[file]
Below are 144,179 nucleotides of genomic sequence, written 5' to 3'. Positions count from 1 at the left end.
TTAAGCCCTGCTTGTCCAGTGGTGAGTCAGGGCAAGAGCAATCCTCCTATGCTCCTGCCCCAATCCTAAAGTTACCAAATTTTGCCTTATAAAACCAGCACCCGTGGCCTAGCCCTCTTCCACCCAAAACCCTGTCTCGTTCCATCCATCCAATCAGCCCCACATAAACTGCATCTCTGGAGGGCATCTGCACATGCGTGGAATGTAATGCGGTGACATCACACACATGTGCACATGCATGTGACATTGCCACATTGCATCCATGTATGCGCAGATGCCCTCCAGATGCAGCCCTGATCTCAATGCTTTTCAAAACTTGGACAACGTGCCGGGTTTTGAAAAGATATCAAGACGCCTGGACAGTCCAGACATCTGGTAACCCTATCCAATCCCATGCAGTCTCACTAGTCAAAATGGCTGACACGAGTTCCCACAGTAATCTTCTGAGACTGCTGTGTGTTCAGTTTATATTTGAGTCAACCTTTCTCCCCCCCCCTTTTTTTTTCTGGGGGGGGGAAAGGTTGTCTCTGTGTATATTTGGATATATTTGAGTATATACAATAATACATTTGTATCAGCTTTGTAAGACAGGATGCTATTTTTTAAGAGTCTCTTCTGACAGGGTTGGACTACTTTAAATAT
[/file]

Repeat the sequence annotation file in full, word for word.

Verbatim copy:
Below are 144,179 nucleotides of genomic sequence, written 5' to 3'. Positions count from 1 at the left end.
TTAAGCCCTGCTTGTCCAGTGGTGAGTCAGGGCAAGAGCAATCCTCCTATGCTCCTGCCCCAATCCTAAAGTTACCAAATTTTGCCTTATAAAACCAGCACCCGTGGCCTAGCCCTCTTCCACCCAAAACCCTGTCTCGTTCCATCCATCCAATCAGCCCCACATAAACTGCATCTCTGGAGGGCATCTGCACATGCGTGGAATGTAATGCGGTGACATCACACACATGTGCACATGCATGTGACATTGCCACATTGCATCCATGTATGCGCAGATGCCCTCCAGATGCAGCCCTGATCTCAATGCTTTTCAAAACTTGGACAACGTGCCGGGTTTTGAAAAGATATCAAGACGCCTGGACAGTCCAGACATCTGGTAACCCTATCCAATCCCATGCAGTCTCACTAGTCAAAATGGCTGACACGAGTTCCCACAGTAATCTTCTGAGACTGCTGTGTGTTCAGTTTATATTTGAGTCAACCTTTCTCCCCCCCCCTTTTTTTTTCTGGGGGGGGGAAAGGTTGTCTCTGTGTATATTTGGATATATTTGAGTATATACAATAATACATTTGTATCAGCTTTGTAAGACAGGATGCTATTTTTTAAGAGTCTCTTCTGACAGGGTTGGACTACTTTAAATAT